To discuss issues related to water conservation and water sourcing, the Pleasanton Chamber of Commerce will hold a water summit this Tuesday beginning at 8:15 a.m. at the Firehouse Arts Center, 4444 Railroad Ave. Panelists will discuss their views on the DSRSD's plans to diversify their water supply and Zone 7's current supply options.
The city of Pleasanton is also holding a free "What to Do With that Brown Lawn" workshop on Saturday at 10 a.m. at 3333 Busch Road. Registration is required, and residents can RSVP at 931-5504.
"Wave of the future"
Some residents are conserving water by letting their lawns die, by painting their brown lawns green or by putting in drought-friendly landscaping.
When Pleasanton couple Bruce and Yvonne Crawford decided to landscape their yard, they knew the lawn had to go. Planting grass and thirsty shrubs didn't make much sense when potable water was in short supply, so the Crawfords opted for plants that didn't care if the soil and air were dry.
"It's amazing how good a front yard can look without grass," Yvonne Crawford said of the landscaping outside her home.
Purple, red and orange plants add a pop of color next to their Zen garden, lily pond, stone patio and waterfall, which uses recycled water. Plants named "purple majesty," "cloth of gold" and "white swan" thrive throughout their yard since the landscaping project wrapped up in February, Bruce Crawford said.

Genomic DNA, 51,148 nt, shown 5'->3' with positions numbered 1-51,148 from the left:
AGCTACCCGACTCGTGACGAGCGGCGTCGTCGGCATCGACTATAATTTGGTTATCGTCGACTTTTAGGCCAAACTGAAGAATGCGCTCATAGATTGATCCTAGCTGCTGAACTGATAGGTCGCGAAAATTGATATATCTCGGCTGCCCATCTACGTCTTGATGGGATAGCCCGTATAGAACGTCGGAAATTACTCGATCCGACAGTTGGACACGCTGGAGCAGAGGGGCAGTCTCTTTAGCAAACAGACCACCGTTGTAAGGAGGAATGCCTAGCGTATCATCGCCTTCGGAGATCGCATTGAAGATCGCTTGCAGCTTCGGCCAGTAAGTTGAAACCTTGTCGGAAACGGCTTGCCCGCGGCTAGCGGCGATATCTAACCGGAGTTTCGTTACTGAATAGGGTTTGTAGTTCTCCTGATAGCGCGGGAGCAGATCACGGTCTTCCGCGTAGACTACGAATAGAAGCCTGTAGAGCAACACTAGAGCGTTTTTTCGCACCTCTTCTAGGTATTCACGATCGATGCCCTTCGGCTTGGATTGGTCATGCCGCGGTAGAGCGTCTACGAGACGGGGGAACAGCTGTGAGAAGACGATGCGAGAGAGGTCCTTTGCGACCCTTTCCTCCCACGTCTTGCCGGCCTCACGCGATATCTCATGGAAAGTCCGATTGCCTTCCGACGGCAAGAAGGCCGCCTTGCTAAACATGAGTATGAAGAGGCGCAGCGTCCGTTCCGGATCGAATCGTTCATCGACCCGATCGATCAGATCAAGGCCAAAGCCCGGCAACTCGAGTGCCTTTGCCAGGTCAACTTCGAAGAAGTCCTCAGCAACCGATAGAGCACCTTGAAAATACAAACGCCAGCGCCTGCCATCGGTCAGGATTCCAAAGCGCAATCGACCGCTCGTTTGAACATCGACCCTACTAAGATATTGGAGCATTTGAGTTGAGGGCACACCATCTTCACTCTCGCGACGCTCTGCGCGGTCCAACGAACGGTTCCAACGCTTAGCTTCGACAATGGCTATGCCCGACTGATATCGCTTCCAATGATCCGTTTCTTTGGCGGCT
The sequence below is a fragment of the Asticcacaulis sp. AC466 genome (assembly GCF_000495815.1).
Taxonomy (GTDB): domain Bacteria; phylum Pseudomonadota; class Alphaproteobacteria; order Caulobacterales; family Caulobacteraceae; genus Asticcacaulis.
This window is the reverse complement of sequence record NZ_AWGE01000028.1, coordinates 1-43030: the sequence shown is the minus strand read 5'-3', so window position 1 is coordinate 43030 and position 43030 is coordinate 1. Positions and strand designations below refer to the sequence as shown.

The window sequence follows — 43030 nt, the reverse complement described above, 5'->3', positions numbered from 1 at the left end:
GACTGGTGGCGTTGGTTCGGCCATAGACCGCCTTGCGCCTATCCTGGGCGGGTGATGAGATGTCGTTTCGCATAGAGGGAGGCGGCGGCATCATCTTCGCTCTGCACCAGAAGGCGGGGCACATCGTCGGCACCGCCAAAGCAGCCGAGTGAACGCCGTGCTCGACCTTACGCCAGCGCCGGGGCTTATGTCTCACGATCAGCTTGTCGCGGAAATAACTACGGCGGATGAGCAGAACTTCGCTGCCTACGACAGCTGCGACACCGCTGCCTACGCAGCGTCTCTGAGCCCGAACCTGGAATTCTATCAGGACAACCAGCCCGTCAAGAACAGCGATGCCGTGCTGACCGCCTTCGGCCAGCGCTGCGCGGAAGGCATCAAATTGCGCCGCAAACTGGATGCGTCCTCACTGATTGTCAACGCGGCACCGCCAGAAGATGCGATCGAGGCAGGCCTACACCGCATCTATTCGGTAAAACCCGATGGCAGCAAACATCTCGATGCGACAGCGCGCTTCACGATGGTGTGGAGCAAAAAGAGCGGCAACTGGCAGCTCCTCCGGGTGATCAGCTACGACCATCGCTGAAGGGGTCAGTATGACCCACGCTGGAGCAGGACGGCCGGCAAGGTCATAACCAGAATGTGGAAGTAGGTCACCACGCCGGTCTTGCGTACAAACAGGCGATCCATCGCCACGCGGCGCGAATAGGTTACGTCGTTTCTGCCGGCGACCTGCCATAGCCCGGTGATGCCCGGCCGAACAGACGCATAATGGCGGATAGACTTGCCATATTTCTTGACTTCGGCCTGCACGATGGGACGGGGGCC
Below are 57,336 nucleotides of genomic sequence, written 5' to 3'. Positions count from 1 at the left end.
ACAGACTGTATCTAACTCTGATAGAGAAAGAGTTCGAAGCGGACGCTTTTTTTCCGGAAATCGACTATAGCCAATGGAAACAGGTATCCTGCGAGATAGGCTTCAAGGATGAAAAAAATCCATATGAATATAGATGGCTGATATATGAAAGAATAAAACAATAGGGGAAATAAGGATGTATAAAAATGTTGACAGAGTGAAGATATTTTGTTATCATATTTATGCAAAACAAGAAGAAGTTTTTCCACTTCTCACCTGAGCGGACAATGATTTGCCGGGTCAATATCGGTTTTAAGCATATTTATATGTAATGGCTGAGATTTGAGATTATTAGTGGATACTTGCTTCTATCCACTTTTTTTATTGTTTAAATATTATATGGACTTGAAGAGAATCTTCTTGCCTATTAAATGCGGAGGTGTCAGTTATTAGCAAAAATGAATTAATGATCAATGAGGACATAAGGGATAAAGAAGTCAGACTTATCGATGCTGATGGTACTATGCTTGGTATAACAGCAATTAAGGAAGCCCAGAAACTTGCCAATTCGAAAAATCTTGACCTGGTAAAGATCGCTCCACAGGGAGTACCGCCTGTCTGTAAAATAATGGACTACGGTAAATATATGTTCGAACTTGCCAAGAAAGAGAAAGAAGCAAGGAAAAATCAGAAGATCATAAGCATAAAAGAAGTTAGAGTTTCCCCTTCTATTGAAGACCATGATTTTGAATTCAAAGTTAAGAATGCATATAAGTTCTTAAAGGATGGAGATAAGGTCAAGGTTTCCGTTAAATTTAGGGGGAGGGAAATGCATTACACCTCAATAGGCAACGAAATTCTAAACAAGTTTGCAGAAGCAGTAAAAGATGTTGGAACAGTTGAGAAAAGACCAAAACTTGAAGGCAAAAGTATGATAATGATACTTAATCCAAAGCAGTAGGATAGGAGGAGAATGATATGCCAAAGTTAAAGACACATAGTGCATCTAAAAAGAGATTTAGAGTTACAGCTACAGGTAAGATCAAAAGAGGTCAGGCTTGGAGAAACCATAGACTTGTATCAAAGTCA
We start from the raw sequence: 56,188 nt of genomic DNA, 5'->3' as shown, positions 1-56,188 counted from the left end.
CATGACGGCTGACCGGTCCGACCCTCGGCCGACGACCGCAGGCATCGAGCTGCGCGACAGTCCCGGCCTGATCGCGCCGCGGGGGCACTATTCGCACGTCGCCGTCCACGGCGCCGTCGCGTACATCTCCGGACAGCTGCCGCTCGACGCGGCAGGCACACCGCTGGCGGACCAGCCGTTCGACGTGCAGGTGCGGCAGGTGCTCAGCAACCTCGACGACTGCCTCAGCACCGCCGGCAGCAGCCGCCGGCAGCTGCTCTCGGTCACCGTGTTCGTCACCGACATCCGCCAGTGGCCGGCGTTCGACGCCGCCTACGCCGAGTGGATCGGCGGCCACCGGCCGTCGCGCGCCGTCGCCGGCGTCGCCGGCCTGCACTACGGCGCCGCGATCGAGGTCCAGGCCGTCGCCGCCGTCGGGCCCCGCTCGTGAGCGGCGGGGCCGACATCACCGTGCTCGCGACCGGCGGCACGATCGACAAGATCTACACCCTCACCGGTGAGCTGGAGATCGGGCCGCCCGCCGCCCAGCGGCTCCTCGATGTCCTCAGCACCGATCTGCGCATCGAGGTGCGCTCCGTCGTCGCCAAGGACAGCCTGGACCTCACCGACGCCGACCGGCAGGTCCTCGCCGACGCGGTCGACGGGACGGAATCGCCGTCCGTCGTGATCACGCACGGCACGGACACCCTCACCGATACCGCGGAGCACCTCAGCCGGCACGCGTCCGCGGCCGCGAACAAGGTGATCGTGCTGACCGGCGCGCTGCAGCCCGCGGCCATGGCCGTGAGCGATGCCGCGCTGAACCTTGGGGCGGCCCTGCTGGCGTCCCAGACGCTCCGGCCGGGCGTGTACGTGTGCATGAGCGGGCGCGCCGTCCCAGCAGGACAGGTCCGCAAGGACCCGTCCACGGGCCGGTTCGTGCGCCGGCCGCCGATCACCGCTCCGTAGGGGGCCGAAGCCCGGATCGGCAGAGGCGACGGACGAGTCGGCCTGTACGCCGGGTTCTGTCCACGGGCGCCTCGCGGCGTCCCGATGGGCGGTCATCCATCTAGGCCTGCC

While the project wasn't cheap -- they estimate $4,500 in all -- the savings to their water bill have been substantial. Between the new landscaping and other conservation methods they're using around the house, they said they've cut their water use to 50% from what it was in 2013.
Swinehart, who began landscaping at her Pleasanton Meadows home in spring 2014, said the yarrow, flax and California lilac have helped contribute to about a 50% reduction in water compared to 2013, even when considering the fact that new plants need a good amount of water to get established.
Based on how much she and her husband paid, she estimates a small yard replacement could cost between $2,000 and $5,000, depending on the size of the lawn.
"We just knew that it was the wave of the future," she said. "It's a no-brainer."
For more information
* The city of Pleasanton's water conservation hotline can be reached at 931-5504 or online at www.cityofpleasantonca.gov/gov/depts/os/env/water.
* DSRSD residential recycled water fill stations are located at 7399 Johnson Drive in Pleasanton and Dublin Boulevard at Clark Avenue at the Dublin Safety Complex.
To participate in the DRSRD recycled water program, residents must sign a water-use agreement and bring the completed form to a fill station before receiving training and an ID card. Visit www.dsrsd.com or call 828-0515.